“You mean the guy in the yellow Hawaiian shirt, dark slacks, and white straw hat?” Sid asked.

I heard a quiet groan in my ear, then a cough. Nick was not far away and had made the suspect.

“Yeah, that’s him.”

I was impressed. How Frank had picked the man out among the hundreds on the boardwalk, I had no idea, but he had.

The waitress brought our food.

“Well,” said John. “Unless he does something more threatening, I propose we don’t pay him any attention.”

I smiled. “Kathy, why don’t we take Esther with us after lunch and go get the flowers? The guys can do something else.”

“Sounds good,” Kathy said.

Esther nodded, but she didn’t look convinced.

“Are you getting nervous about tonight?” I asked her.

“No.” She smiled at Frank. “That’s no big deal.”

John chuckled. “You only think it isn’t.”

Sid and I couldn’t help rolling our eyes. We had gotten married because I wanted the Sacrament, and neither of us had thought it would make that much of a difference. We’d made our commitment to each other the year before, had mingled our assets in a business partnership, started raising a kid, sharing a bathroom and then the bedroom. Funny, but being officially married had made a massive difference, largely in how much stronger our commitment felt.

We finished lunch soon after. I almost wished Frank could come with us, but I wanted to split the two up to see who, if either of them, would get followed. I got up and went to the bathroom.

“Big Red, Red Dawn,” I whispered. “Make sure you stick with target two and don’t let him avoid telling you if someone is tailing you. Tiny Red, you follow me and Red Sky and watch for tails.”

Nick coughed again to signal that he’d heard. When I got back to the table, both Sid and Jesse glanced my way, and I knew they’d heard me as well. Esther was gone.

“Where’d she go?” I asked as I sat back down.

“Making a phone call,” said Frank.

I frowned. I hadn’t seen her. Kathy got up and went to the back of the restaurant, ostensibly to go to the bathroom as well. Suddenly, I heard sobbing.

“Esther! What’s the matter?” Kathy’s worried voice rang in my ear.

“I called work,” she said through her sobs. “My boss. He was killed yesterday. Someone put a bomb in his car.”

I really had to fight to keep my face neutral, as did the others. John, however, caught on that something was going on. Actually, so did Frank, but he couldn’t figure out what. Kathy brought Esther back to the table.

“What’s wrong?” I gasped, getting up.

Esther blinked and sniffed. “One of my bosses was killed yesterday.” She looked at Frank. “It was a car bomb.”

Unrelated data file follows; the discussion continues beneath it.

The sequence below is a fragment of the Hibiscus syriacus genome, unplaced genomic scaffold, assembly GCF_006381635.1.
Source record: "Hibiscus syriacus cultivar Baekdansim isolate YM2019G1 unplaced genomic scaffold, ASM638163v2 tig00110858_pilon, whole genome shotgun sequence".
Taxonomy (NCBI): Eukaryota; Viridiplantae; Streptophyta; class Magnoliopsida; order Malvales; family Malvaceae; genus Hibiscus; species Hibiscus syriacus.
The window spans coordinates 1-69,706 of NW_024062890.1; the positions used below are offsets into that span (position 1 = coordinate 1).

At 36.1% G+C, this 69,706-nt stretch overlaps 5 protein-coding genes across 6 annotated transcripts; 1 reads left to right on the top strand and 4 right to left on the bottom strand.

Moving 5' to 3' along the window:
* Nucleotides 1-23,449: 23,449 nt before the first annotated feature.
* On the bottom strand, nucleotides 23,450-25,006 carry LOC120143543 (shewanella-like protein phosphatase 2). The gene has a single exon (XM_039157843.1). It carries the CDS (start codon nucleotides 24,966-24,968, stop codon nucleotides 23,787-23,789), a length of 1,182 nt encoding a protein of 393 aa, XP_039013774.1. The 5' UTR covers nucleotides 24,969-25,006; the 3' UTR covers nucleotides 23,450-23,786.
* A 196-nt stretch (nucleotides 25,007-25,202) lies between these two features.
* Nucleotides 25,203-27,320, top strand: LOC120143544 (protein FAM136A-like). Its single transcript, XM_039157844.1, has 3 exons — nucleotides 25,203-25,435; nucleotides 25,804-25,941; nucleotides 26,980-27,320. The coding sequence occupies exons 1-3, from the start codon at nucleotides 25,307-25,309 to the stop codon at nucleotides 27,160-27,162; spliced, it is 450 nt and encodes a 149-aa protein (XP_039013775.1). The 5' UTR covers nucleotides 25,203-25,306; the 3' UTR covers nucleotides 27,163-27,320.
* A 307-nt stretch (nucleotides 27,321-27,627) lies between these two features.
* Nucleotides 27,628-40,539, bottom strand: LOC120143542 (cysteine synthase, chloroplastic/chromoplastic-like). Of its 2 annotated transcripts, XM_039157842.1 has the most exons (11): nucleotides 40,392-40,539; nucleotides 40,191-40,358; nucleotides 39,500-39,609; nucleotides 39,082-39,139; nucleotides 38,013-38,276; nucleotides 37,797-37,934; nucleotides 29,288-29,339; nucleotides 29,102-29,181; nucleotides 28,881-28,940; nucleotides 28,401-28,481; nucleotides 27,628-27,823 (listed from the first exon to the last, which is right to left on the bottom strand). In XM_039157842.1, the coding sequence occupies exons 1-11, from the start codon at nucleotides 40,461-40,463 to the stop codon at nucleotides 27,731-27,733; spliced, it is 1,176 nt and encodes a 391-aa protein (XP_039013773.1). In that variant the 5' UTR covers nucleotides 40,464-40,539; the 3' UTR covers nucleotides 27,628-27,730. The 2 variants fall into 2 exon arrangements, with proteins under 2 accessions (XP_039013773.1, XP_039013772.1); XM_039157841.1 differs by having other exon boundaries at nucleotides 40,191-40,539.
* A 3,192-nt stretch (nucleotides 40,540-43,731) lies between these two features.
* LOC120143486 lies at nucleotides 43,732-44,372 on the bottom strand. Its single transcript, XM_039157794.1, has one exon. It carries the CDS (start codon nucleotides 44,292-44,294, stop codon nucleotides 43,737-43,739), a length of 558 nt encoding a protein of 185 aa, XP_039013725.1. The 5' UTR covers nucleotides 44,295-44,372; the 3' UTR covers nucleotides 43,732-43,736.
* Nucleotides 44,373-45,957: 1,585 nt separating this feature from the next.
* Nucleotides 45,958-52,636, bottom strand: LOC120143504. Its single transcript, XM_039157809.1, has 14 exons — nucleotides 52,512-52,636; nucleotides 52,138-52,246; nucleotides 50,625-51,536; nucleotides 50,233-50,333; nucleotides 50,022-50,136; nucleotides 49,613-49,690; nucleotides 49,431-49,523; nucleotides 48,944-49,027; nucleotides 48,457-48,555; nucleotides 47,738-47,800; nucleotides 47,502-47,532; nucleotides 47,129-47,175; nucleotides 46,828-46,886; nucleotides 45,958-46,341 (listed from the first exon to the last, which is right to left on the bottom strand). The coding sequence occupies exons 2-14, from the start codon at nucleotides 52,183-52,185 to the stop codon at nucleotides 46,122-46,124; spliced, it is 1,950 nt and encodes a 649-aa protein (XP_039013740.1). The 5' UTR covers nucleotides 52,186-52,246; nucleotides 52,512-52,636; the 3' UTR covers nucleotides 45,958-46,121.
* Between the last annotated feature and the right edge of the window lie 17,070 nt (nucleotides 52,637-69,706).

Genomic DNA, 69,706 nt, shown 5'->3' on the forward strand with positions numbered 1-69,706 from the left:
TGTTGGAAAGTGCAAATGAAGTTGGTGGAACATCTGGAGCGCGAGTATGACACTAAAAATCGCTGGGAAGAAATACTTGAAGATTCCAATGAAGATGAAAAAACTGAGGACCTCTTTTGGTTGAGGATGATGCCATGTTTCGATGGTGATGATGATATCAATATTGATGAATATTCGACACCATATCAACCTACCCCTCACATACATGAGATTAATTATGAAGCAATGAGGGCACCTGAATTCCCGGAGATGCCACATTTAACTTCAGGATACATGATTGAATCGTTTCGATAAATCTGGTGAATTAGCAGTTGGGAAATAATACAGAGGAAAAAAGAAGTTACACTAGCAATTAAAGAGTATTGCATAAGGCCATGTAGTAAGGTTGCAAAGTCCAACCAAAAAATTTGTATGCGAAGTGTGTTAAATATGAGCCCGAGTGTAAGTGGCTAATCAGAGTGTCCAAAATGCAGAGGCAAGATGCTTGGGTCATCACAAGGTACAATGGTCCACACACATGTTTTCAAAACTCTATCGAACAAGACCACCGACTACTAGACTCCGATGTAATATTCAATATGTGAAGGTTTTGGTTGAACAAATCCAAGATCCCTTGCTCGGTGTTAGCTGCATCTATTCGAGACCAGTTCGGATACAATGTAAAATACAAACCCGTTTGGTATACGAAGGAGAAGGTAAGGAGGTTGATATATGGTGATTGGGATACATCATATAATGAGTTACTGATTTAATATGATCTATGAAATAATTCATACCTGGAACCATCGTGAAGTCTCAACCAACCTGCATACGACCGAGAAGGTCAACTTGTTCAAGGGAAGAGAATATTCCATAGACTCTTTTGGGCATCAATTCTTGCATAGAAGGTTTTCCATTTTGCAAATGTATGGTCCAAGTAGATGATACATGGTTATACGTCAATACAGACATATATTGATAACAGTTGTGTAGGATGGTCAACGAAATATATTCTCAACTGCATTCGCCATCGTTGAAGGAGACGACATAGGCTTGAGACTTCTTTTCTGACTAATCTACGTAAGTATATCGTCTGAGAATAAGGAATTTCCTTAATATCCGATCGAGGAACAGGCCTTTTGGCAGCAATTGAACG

“Who?” asked Frank.

“Gil Woltz.”

John looked at her, worried. “Was he on that list that you’re on?”

Esther nodded.

I could almost hear John cursing. We somehow finished lunch and Sid paid the bill. As Kathy and I gathered Esther to us so that we could run our errand, John looked at me, then Sid. I’m not sure how, but the priest got Sid pulled away from Jesse and Frank.

“Are you and Lisa involved in this?” John hissed at him through my earpiece.

Sid sighed. “What do you think?”

John cursed, which was a little unusual, but not unheard of.

“I’ve got a bunch of kids, not to mention leaders, that could be affected here.”

“I get that,” Sid growled. “Trust me, she’s safer at camp with the kids around her than at home. We’re on top of it. Okay?”

“No, it’s not okay.”

“John, just because you know what Lisa and I do does not mean you know how good we are at it. And we have help.”

John growled. “And I think I know who.”

“Do us a favor. Don’t assume until you know. Look. I don’t want anything happening to those kids either, and Lisa feels even more strongly about that than I do. Trust us. Okay?”

“You’re not who I need to trust.” John paused. “But thanks.”

Kathy looked at me. She’d heard the same conversation.

“I told you he was safe to talk to,” I hissed at her.

Kathy just sighed quietly. Esther, still understandably upset, didn’t notice. The three of us headed to the florist Kathy had called the week before. As we left the boardwalk, Nick’s voice broke in.

“Suspect one is on Little Red and Red Sky.”

I glanced back behind us. Sure enough, the man in the yellow Hawaiian shirt was behind us.

I turned away. “Big Red? Red Dawn?”

“Bupkes,” said Sid’s voice.

“Little Red.” Nick’s voice sounded a little more anxious. “Suspect one is dropping back. We have a second suspect approaching. Male Caucasian, wearing a white shirt and tan pants.”

I saw who Nick had meant, but couldn’t see Nick or his friends, who were still chattering in the background. I had no idea how Nick was hiding what he was telling us, but from the background chatter, neither Ming nor Armando seemed to have noticed.

I turned away again. “Stay on suspect two, and thanks, Tiny Red.”

“I hate that name,” he grumbled.

I couldn’t help chuckling and heard Sid doing the same. Still, Nick’s observations had been critical. The second suspect stayed fairly close to us while his colleague didn’t appear again. I was thrilled that Esther didn’t seem to notice that we were being followed. Then Nick muttered that the second suspect was backing off.

“Anyone replacing him?” I asked, looking in the window of a nearby shop.


I went back to walking with Esther and Kathy on the narrow sidewalk toward the florist.

The next couple minutes were possibly the most terrifying I had spent in some time. The thing is, to describe what happened doesn’t sound in the least bit scary. A woman walked past us toward the boardwalk. The part that alerted me was that I was hard-pressed to say what she actually looked like. She wore sunglasses, a scarf around her hair, and a big, floppy hat. Her blouse was gauzy and full, and just barely covered her curves and the brightly colored bikini bottom underneath. Then there was the ring on her left hand. It was huge and spiked. Kathy had spotted her, too, and swallowed.